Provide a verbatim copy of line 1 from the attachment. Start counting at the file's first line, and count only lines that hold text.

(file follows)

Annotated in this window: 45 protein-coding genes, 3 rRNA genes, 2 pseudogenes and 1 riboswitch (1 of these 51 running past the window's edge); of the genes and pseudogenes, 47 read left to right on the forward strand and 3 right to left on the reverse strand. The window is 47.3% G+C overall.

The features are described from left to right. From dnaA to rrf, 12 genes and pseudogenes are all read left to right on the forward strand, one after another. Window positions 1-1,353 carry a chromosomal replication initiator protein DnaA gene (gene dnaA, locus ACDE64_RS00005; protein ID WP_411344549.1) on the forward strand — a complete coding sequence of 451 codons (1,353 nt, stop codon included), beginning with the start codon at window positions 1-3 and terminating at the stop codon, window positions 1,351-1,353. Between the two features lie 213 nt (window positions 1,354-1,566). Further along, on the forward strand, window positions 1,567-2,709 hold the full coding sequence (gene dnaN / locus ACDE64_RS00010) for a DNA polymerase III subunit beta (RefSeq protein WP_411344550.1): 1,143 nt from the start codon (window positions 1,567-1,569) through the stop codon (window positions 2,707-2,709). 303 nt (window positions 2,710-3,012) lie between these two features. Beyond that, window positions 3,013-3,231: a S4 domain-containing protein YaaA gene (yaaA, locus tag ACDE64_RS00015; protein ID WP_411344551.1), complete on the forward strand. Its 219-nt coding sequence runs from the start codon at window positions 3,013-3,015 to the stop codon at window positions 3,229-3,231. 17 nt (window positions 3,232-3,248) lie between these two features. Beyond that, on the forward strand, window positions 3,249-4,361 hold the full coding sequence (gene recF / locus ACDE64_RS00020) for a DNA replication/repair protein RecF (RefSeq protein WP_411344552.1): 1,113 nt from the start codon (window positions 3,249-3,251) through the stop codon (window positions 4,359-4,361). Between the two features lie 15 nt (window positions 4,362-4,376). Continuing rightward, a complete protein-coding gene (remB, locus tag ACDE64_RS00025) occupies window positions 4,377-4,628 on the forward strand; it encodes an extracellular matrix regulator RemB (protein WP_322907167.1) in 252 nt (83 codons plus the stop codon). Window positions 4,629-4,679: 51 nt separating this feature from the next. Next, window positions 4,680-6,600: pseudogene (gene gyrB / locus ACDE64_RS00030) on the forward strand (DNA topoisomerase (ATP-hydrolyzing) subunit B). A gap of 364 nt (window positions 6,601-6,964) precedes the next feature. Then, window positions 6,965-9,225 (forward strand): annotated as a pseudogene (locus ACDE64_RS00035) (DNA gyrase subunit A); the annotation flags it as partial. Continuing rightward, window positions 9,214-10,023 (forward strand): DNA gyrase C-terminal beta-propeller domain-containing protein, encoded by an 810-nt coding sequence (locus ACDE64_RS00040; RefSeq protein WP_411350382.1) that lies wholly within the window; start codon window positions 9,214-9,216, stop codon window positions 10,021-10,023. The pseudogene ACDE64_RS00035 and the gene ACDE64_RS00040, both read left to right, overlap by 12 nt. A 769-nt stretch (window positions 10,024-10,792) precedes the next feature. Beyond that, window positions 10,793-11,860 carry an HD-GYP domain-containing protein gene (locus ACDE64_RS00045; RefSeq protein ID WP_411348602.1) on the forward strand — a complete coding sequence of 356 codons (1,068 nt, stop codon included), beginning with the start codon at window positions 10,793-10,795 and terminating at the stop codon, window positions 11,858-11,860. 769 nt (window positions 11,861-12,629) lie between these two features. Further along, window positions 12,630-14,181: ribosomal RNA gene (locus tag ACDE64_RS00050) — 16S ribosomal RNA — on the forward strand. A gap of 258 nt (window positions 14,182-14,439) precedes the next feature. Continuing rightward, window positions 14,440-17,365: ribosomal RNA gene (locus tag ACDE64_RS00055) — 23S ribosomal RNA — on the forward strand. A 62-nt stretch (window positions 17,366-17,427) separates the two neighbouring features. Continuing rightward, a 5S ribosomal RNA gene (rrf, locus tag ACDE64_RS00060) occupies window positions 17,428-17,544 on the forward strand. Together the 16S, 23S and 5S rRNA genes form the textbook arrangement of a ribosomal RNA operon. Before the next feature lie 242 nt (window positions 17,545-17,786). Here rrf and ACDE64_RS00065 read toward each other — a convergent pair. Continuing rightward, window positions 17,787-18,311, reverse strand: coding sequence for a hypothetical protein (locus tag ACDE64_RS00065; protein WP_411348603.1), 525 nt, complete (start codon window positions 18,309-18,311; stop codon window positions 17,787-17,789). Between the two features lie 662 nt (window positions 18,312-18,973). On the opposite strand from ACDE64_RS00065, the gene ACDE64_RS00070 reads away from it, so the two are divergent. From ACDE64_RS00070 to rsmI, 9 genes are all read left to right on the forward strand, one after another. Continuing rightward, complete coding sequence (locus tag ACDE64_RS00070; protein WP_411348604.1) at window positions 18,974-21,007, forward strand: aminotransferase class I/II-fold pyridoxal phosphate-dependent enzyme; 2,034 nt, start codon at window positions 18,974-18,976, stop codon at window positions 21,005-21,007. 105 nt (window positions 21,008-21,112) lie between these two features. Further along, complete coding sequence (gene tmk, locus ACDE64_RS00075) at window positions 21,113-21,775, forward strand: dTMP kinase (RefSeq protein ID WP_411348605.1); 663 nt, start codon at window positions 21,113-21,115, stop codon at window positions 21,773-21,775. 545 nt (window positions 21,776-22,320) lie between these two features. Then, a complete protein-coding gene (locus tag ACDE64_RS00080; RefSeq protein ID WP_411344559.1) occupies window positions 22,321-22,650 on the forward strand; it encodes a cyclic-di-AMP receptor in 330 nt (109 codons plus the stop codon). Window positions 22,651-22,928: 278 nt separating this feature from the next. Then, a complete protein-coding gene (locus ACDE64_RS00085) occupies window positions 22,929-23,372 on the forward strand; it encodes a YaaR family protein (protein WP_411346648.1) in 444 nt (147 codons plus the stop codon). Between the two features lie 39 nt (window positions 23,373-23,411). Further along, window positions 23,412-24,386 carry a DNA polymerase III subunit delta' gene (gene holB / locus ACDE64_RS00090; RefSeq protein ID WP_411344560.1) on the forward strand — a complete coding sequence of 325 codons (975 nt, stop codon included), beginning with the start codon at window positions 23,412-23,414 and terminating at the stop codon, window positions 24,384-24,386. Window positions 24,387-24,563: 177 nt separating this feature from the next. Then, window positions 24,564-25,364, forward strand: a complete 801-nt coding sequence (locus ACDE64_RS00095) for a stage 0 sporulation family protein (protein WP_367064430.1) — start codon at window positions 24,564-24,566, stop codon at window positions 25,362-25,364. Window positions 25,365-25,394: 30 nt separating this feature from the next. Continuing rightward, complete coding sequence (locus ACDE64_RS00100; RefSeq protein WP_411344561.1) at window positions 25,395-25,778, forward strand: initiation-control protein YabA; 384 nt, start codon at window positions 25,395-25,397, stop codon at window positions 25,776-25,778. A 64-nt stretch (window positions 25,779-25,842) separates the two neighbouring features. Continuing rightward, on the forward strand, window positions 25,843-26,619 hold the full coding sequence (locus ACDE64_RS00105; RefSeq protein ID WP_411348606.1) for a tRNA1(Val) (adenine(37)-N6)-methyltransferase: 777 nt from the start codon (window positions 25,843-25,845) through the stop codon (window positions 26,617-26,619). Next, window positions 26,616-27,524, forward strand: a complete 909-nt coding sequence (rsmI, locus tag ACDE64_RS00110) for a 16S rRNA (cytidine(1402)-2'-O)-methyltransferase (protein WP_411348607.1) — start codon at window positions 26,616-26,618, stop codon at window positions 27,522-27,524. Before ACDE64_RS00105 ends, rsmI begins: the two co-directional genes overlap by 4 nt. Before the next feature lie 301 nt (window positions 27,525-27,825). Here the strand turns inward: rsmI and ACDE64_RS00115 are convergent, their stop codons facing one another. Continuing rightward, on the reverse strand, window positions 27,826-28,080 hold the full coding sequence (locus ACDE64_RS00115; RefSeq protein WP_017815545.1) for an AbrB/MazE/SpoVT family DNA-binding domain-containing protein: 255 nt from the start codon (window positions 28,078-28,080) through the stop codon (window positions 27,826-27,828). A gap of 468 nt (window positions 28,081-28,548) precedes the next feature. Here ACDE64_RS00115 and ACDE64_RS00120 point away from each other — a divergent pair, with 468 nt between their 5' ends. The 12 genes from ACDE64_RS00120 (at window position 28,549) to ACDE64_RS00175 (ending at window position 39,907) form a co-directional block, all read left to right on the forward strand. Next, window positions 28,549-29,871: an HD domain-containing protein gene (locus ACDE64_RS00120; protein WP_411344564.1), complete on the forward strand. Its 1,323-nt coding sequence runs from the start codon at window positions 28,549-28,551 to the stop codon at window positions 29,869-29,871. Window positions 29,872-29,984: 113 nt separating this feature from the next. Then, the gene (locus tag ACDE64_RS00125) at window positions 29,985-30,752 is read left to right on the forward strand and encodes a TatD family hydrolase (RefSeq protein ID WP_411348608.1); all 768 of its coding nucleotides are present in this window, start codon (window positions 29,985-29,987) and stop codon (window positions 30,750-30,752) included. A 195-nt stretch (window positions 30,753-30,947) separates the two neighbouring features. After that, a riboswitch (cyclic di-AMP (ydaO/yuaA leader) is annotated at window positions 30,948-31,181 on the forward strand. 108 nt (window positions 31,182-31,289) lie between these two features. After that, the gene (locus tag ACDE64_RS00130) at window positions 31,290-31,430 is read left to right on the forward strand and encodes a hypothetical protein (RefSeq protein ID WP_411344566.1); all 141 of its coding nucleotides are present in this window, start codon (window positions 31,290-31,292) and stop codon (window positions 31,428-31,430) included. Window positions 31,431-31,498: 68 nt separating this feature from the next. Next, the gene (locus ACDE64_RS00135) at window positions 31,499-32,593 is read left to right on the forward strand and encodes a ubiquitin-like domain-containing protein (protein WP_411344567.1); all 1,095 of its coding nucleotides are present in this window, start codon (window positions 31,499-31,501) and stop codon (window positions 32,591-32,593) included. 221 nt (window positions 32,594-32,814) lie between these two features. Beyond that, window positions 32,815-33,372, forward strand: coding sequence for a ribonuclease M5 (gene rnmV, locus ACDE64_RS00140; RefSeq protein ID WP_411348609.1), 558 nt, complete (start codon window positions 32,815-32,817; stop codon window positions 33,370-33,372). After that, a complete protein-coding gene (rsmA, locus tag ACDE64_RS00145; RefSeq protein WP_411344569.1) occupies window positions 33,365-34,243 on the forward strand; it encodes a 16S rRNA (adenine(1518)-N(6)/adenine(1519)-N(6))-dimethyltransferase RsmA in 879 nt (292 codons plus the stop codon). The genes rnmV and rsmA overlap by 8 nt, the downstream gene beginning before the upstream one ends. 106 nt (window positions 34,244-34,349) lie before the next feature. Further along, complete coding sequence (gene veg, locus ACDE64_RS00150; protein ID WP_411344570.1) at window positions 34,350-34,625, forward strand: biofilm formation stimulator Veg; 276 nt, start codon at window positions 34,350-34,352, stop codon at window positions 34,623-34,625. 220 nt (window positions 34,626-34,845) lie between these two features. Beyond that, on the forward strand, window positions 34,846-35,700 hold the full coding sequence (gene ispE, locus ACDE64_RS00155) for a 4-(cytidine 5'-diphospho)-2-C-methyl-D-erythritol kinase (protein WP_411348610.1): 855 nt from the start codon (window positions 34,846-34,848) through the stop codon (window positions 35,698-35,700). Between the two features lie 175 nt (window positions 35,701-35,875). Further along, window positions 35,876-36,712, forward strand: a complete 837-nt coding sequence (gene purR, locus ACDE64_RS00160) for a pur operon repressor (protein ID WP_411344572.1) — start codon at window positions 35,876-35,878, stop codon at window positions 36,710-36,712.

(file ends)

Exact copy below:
Annotated in this window: 45 protein-coding genes, 3 rRNA genes, 2 pseudogenes and 1 riboswitch (1 of these 51 running past the window's edge); of the genes and pseudogenes, 47 read left to right on the forward strand and 3 right to left on the reverse strand. The window is 47.3% G+C overall.